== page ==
What is a clinical trial and why should I participate in one?

Clinical trials are programs designed to determine if new treatments are safe and effective in curing or relieving symptoms of a particular illness or condition. Often these treatments are new medications.

Your participation in a clinical trial will contribute to the discovery of treatments that may one day alleviate or even cure an illness. At the same time, you may gain access to new research medications before they are on the market.

What are the advantages and disadvantages of participating in a clinical trial?

Potential risks and benefits are different from study to study, and will be fully explained to you before you decide to participate in the study. Just as you may experience benefits and/or side effects with any medication currently on the market, the same applies for experimental drugs. Your involvement in a study is entirely voluntary and you may withdraw at any point.


Participating in a clinical trial may allow you to: 

-Obtain access to new research medications before they are on the market.

-Make a significant contribution to the research of a new medication in order to help others.

-Acquire professional medical care at not cost without cost or need for health insurance.


As with taking any medication:

-there is a possibility of experiencing unpleasant side effects due to the research medication.

-you may not obtain a benefit from the research treatment.

As a participant in a clinical trial you:

-may receive placebo. However, many clinical trials which compare a new medication to placebo also offer long-term (6 months to one year, typically) open-label studies where you will receive the active study medication at a known dosage without cost to you.

-may not have access to the study medication after you complete the trial.

What is the cost of participating in a clinical trial?

None. You will receive free personal medical care from our clinical team as well as study medication and medical evaluation.

Is there any kind of compensation for my participation.

Yes. You will compensated for your travel and time spent at the office. This compensation varies per trial.

Is my participation confidential?

Yes. The  HIPAA (Health Insurance Portability and Accountability Act) policy which applies to general medical practices is also applied to clinical trials. The FDA as well as  Independent Review Boards oversee all clinical trials to protect the safety, well-being, and confidentiality of all participants.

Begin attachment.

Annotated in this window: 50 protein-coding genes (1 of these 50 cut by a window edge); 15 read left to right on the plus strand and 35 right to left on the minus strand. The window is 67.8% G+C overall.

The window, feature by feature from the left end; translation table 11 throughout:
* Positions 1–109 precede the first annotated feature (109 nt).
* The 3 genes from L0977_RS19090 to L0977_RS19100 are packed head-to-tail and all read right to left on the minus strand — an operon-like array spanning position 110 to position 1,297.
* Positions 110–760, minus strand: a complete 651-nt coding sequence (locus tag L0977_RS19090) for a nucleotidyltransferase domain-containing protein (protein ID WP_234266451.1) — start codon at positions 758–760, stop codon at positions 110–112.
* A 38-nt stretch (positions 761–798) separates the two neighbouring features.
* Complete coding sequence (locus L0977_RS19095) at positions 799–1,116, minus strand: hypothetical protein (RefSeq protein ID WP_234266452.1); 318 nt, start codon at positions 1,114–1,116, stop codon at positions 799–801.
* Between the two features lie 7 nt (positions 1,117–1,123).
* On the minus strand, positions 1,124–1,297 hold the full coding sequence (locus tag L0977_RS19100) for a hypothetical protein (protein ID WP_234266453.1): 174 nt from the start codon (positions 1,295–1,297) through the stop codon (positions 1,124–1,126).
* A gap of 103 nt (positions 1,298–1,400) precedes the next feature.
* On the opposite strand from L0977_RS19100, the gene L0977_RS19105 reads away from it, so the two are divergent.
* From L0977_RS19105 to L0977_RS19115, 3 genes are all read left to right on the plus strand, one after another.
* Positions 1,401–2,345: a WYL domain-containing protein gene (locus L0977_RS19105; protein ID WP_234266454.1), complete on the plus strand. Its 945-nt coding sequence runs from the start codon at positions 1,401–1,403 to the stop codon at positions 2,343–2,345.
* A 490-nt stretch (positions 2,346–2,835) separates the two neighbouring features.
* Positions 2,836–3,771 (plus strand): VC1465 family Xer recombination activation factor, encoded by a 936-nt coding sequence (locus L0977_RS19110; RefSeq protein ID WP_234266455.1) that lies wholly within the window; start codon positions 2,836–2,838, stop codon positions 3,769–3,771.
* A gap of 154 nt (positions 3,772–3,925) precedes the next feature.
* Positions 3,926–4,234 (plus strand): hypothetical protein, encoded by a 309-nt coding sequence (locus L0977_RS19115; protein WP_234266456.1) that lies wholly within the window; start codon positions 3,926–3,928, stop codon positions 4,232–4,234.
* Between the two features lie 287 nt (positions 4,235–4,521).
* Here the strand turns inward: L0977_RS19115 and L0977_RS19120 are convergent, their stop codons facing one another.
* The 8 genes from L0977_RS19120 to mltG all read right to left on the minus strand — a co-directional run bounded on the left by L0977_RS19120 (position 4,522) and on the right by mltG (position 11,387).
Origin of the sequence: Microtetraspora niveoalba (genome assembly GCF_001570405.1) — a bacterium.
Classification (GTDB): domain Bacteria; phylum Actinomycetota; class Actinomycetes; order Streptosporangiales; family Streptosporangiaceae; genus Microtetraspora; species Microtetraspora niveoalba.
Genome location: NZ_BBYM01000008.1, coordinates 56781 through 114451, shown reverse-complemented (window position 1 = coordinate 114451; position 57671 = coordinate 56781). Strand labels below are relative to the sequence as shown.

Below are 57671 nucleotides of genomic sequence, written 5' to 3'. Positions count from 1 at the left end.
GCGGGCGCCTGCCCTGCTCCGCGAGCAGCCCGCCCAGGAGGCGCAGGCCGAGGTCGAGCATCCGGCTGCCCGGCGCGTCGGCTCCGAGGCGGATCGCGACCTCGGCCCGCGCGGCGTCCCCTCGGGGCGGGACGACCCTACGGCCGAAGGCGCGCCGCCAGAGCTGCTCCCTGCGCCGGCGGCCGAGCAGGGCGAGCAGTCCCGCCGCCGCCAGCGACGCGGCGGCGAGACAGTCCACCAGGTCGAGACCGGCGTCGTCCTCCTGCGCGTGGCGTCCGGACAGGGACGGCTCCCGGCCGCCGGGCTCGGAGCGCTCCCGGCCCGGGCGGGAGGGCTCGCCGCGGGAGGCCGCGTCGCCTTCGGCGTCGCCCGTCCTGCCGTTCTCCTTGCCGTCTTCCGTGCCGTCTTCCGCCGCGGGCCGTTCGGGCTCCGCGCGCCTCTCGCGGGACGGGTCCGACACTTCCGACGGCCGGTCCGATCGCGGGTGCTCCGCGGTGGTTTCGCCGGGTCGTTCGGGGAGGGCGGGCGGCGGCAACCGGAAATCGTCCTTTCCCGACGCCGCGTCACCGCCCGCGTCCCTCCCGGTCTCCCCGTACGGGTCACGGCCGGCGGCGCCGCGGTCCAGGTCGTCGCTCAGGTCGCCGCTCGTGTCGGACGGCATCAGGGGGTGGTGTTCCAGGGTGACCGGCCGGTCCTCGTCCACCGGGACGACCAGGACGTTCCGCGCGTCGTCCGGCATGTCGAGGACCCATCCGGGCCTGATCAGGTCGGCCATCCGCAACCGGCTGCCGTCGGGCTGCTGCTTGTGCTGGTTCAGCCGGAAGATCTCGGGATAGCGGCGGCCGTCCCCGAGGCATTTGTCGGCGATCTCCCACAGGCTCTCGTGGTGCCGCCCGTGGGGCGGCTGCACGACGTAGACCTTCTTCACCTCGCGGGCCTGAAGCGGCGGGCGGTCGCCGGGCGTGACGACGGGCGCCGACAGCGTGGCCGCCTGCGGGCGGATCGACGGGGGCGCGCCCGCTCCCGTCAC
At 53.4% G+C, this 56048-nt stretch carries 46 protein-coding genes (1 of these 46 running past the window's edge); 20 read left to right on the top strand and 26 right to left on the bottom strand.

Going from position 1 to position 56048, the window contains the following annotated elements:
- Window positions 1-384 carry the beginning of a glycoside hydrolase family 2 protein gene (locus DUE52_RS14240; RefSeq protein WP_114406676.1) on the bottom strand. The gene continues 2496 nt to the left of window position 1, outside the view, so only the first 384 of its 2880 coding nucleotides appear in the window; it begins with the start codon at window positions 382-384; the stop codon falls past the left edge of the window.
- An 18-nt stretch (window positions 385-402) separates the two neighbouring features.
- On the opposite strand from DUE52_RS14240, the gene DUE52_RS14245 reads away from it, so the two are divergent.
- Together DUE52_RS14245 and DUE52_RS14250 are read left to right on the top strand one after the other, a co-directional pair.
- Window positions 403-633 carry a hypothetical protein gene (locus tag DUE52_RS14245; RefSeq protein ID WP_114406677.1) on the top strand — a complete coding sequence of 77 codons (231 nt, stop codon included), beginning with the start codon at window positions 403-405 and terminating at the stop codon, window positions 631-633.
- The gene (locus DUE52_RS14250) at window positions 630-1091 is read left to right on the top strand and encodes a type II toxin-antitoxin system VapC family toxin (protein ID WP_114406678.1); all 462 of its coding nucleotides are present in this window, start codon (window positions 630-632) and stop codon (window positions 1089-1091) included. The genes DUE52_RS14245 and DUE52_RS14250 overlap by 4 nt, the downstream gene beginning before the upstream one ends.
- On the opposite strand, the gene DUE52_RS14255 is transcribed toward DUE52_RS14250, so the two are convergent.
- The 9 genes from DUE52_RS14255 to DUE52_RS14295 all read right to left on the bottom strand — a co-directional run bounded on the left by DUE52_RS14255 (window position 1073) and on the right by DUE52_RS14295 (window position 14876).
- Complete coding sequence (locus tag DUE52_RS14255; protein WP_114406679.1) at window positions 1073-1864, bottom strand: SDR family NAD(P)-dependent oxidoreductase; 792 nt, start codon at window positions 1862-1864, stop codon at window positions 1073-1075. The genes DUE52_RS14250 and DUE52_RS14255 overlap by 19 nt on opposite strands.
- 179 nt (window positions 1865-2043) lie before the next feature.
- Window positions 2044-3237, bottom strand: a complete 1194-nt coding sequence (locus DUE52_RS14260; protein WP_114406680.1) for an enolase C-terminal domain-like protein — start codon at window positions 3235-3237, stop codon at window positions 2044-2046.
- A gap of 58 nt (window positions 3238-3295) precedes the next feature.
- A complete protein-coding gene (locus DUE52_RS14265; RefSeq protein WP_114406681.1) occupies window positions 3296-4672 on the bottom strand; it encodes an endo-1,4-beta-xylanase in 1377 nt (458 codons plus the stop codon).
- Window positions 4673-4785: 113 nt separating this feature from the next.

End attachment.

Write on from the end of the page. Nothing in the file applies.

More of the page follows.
What can I expect during the visits?

You will meet with a board certified physician and a clinical staff member at every visit, to focus on your health and progress in the study. In some visits you will answer brief questionnaires and/or perform medical tests periodically (EKG, labs, blood pressure, etc) throughout the study to ensure your safety and well-being. The time for each visit is at least 30 minutes. Some appointments may be longer depending on the clinical trial.

What is a protocol?

A protocol is a study guide detailing all required procedures, criteria, and schedules conducted in the trial. All study staff are trained with each protocol to ensure proper execution.

What are the different phases in clinical research?

Phase I studies are designed to determine the most tolerable dosage of the study medication. During this phase, information about safety and potential side effects are collected.

Phase II studies are larger participant groups designed to determine if the study medication is effective and safe in treating a specific illness or condition.

Phase III studies most often compare the new study medication to existing, FDA-approved medications for a specific condition or illness. This population group usually is larger than the Phase II.

Phase IV studies are also known as Post-Marketing Surveillance studies. After a medication has received approval by the FDA to be marketed, statistics may be collected in these studies, which provides data on long-term safety, efficacy, and additional suggestive uses of this medication beyond the indication for which it has been approved.

What is a placebo?

A placebo is a pill containing no active ingredient. In clinical trials a placebo is used in comparison to the study medication to assess the effectiveness of the study medication.

Can I keep taking the medication even after the study ends?

Some clinical trials offer the opportunity to continue on the medication by participating in a long-term, (typically 6-12months) open-label study in which you would receive the active study medication at a known dosage, free of cost.  In general, however,  the study medication is provided for research purposes only and it is not accessible to the public until it is approved for a given illness by the FDA. Therefore, it would only be available during  the study. When your participation in a clinical trial ends, we will provide referrals that will best suit the continuation of your treatment.

Who do I contact if I have a question or concern?

Our clinical staff is available during regular office hours (Monday to Friday, 9am to 5pm). We will also provide you with a 24hr contact number for a study physician, in case you need immediate assistance.

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